A drug called rolipram appears to boost activity in the brain’s “garbage disposal” system, which has been shown to decrease toxic proteins associated with Alzheimer’s disease and other neurodegenerative disorders and improve cognition in mice.
“We have shown for the first time that it’s possible to use a drug to activate this disposal system in neurons and effectively slow down disease,” said study leader Karen E. Duff, Ph.D., professor of pathology and cell biology at Columbia University Medical Center. “This has the potential to open up new avenues of treatment for Alzheimer’s and many other neurodegenerative diseases.”
Rolipram was first developed in the early 1990s as a potential antidepressant, but effective dosage brought with it significant gastrointestinal side effects such as nausea, so it is not a good fit for use in humans. But similar drugs that do not induce nausea could go into clinical trials very quickly, according to the researchers.
To remain healthy, brain cells must continually clear out old, worn, or damaged proteins, a task performed by a small molecular cylinder called the proteasome. The proteasome acts as a kind of garbage disposal, grinding up the old proteins so they can be recycled into new ones. In neurodegenerative diseases, proteins tagged for destruction accumulate in the brain’s neurons, suggesting that the cell’s proteasomes are impaired.
In the mouse study, the researchers first discovered that tau — a toxic protein that accumulates in Alzheimer’s and other brain degenerative diseases — sticks to the proteasome and slows down the protein disposal process.
Administering rolipram activated the proteasome and restored protein disposal to normal levels, according to the study’s findings. The drug also improved the memory of diseased mice to levels seen in healthy mice.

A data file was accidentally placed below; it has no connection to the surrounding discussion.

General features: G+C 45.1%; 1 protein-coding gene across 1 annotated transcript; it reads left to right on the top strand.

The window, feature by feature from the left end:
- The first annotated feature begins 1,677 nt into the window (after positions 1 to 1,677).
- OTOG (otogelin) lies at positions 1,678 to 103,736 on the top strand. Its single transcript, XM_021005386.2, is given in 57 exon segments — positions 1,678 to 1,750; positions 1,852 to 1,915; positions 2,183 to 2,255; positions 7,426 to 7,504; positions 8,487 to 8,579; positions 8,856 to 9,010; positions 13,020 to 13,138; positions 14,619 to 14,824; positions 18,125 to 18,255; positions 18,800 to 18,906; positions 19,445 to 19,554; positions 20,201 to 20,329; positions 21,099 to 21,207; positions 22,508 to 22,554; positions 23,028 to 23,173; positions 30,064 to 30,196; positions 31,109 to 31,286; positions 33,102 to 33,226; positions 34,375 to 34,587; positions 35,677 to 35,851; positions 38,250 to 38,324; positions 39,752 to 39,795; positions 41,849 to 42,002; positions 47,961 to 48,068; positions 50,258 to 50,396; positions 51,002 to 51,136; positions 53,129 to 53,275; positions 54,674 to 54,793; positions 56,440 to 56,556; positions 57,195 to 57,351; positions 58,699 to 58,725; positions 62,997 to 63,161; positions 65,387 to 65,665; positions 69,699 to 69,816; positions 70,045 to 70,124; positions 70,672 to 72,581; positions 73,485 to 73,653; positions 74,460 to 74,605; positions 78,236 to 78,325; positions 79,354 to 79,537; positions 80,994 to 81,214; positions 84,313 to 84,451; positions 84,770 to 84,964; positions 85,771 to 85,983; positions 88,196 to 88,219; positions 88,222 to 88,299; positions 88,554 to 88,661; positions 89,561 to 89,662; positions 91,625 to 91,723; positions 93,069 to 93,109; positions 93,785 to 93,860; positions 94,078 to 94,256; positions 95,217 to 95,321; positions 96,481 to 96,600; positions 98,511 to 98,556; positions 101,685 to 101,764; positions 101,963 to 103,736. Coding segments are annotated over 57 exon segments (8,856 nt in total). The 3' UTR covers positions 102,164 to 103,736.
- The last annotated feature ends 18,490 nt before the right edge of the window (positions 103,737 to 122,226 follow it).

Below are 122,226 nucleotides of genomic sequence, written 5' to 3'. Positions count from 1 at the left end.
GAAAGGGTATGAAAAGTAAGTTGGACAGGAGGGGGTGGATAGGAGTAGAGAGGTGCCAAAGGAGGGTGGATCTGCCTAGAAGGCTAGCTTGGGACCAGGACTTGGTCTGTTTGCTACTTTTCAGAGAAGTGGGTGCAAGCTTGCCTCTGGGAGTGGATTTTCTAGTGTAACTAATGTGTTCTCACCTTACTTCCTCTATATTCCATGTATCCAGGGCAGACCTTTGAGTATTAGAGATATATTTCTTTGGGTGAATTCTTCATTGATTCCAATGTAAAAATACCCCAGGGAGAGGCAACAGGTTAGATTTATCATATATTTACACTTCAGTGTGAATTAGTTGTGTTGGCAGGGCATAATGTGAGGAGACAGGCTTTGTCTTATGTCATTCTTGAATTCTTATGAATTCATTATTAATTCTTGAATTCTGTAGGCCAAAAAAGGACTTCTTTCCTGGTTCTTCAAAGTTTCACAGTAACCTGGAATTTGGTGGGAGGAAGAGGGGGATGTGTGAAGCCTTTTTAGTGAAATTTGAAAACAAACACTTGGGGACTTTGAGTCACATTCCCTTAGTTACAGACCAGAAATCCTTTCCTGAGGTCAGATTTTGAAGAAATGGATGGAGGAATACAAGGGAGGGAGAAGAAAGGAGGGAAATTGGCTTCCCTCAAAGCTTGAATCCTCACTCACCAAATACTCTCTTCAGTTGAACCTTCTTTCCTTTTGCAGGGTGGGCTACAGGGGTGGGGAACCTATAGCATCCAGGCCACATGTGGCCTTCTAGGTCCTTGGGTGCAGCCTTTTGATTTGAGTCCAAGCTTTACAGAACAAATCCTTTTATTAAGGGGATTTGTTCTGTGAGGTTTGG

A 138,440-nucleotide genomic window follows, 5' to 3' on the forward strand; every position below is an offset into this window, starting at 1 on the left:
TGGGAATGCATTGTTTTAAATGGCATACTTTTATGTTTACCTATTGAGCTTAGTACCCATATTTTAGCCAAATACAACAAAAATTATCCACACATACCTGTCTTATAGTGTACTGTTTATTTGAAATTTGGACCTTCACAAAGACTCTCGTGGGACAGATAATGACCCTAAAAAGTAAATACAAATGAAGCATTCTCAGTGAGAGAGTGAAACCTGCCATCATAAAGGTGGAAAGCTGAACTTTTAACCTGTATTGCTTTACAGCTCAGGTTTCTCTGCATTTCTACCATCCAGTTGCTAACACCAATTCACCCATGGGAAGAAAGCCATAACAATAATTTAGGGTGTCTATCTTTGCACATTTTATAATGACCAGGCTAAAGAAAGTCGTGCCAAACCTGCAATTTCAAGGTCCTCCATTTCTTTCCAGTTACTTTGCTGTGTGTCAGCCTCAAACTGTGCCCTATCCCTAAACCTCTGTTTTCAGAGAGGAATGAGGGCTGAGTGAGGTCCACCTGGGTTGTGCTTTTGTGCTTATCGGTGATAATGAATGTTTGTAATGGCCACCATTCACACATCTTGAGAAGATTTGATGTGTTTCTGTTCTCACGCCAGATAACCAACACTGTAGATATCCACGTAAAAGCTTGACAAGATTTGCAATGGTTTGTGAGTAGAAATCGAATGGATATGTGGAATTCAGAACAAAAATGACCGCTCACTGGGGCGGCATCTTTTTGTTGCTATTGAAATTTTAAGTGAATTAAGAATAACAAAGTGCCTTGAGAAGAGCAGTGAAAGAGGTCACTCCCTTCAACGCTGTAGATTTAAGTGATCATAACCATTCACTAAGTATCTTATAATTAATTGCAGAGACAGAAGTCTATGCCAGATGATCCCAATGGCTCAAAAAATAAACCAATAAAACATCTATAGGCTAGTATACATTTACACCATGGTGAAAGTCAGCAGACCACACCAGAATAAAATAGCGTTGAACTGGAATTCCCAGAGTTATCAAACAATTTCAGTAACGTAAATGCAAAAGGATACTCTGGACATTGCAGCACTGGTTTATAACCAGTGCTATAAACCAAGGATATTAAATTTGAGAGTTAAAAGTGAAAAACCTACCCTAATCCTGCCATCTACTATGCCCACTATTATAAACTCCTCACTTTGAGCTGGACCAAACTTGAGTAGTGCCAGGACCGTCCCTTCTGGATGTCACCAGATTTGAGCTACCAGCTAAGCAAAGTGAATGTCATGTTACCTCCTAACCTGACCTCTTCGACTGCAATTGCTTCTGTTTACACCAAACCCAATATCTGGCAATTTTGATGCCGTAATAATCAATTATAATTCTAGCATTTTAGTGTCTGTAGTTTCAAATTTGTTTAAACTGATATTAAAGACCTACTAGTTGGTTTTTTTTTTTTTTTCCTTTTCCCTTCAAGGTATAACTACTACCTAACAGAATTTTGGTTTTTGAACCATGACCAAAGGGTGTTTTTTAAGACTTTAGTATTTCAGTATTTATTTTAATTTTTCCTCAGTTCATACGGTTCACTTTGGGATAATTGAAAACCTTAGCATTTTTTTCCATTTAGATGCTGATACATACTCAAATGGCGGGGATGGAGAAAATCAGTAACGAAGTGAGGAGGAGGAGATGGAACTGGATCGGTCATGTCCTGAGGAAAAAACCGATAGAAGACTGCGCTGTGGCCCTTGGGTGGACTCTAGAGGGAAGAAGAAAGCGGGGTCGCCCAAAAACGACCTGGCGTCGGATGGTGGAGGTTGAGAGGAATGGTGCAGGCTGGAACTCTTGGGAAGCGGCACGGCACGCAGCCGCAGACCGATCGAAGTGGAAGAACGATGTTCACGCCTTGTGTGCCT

Rolipram has been tested before in mice and was shown to improve memory, but the mechanism for how this occurred was unclear. The new research shows that by inhibiting of the PDE-4 enzyme, rolipram produces a physical change in the proteasome that increases its activity, the researchers explained.
“We still don’t know exactly where the activation is happening, but what’s new is that we can modify the proteasome to increase its activity. There could be many other ways to do this,” said the study’s first author, Natura Myeku, Ph.D., an associate research scientist in pathology and cell biology at Columbia University Medical Center.
Drugs that target proteasomes in this way should work for any disease caused by the accumulation of abnormal proteins, including Alzheimer’s, Huntington’s, Parkinson’s, and frontotemperoral dementia, the researchers added.
“Treatments that speed up these cell disposal mechanisms should, in theory, only degrade abnormal proteins. We don’t need to know what the toxic form of the protein is,” Duff said. “In Alzheimer’s disease, there are at least four different types: amyloid, tau, alpha-synuclein, and TDP43. A well-functioning proteasome can clear out everything at once.”
The study was published in Nature Medicine.